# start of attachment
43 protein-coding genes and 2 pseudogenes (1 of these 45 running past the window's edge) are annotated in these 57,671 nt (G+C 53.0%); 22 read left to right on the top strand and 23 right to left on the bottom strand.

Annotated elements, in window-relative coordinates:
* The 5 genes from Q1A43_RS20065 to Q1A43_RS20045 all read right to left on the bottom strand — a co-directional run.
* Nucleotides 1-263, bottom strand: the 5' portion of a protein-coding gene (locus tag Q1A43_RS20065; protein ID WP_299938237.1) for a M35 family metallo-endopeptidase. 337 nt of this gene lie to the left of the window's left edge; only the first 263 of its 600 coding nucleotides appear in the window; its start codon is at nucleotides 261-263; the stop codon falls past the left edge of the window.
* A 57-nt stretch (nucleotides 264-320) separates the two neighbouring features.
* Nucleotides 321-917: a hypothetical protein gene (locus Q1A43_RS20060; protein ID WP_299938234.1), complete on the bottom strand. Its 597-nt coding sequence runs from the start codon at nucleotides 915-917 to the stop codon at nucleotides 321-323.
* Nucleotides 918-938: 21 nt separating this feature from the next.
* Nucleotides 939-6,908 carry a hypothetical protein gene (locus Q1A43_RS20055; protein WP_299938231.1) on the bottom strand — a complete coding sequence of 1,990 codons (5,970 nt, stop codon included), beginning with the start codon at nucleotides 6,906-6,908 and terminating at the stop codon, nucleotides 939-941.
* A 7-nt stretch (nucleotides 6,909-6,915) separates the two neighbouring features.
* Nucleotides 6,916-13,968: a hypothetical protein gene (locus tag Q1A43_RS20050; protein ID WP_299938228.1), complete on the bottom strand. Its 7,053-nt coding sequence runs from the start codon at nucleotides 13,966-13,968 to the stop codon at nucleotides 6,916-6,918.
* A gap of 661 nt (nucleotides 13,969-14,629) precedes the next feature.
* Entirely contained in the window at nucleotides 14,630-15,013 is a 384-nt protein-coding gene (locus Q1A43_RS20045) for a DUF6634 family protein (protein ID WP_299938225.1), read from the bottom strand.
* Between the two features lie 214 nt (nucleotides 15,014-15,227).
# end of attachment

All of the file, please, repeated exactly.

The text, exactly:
43 protein-coding genes and 2 pseudogenes (1 of these 45 running past the window's edge) are annotated in these 57,671 nt (G+C 53.0%); 22 read left to right on the top strand and 23 right to left on the bottom strand.

Annotated elements, in window-relative coordinates:
* The 5 genes from Q1A43_RS20065 to Q1A43_RS20045 all read right to left on the bottom strand — a co-directional run.
* Nucleotides 1-263, bottom strand: the 5' portion of a protein-coding gene (locus tag Q1A43_RS20065; protein ID WP_299938237.1) for a M35 family metallo-endopeptidase. 337 nt of this gene lie to the left of the window's left edge; only the first 263 of its 600 coding nucleotides appear in the window; its start codon is at nucleotides 261-263; the stop codon falls past the left edge of the window.
* A 57-nt stretch (nucleotides 264-320) separates the two neighbouring features.
* Nucleotides 321-917: a hypothetical protein gene (locus Q1A43_RS20060; protein ID WP_299938234.1), complete on the bottom strand. Its 597-nt coding sequence runs from the start codon at nucleotides 915-917 to the stop codon at nucleotides 321-323.
* Nucleotides 918-938: 21 nt separating this feature from the next.
* Nucleotides 939-6,908 carry a hypothetical protein gene (locus Q1A43_RS20055; protein WP_299938231.1) on the bottom strand — a complete coding sequence of 1,990 codons (5,970 nt, stop codon included), beginning with the start codon at nucleotides 6,906-6,908 and terminating at the stop codon, nucleotides 939-941.
* A 7-nt stretch (nucleotides 6,909-6,915) separates the two neighbouring features.
* Nucleotides 6,916-13,968: a hypothetical protein gene (locus tag Q1A43_RS20050; protein ID WP_299938228.1), complete on the bottom strand. Its 7,053-nt coding sequence runs from the start codon at nucleotides 13,966-13,968 to the stop codon at nucleotides 6,916-6,918.
* A gap of 661 nt (nucleotides 13,969-14,629) precedes the next feature.
* Entirely contained in the window at nucleotides 14,630-15,013 is a 384-nt protein-coding gene (locus Q1A43_RS20045) for a DUF6634 family protein (protein ID WP_299938225.1), read from the bottom strand.
* Between the two features lie 214 nt (nucleotides 15,014-15,227).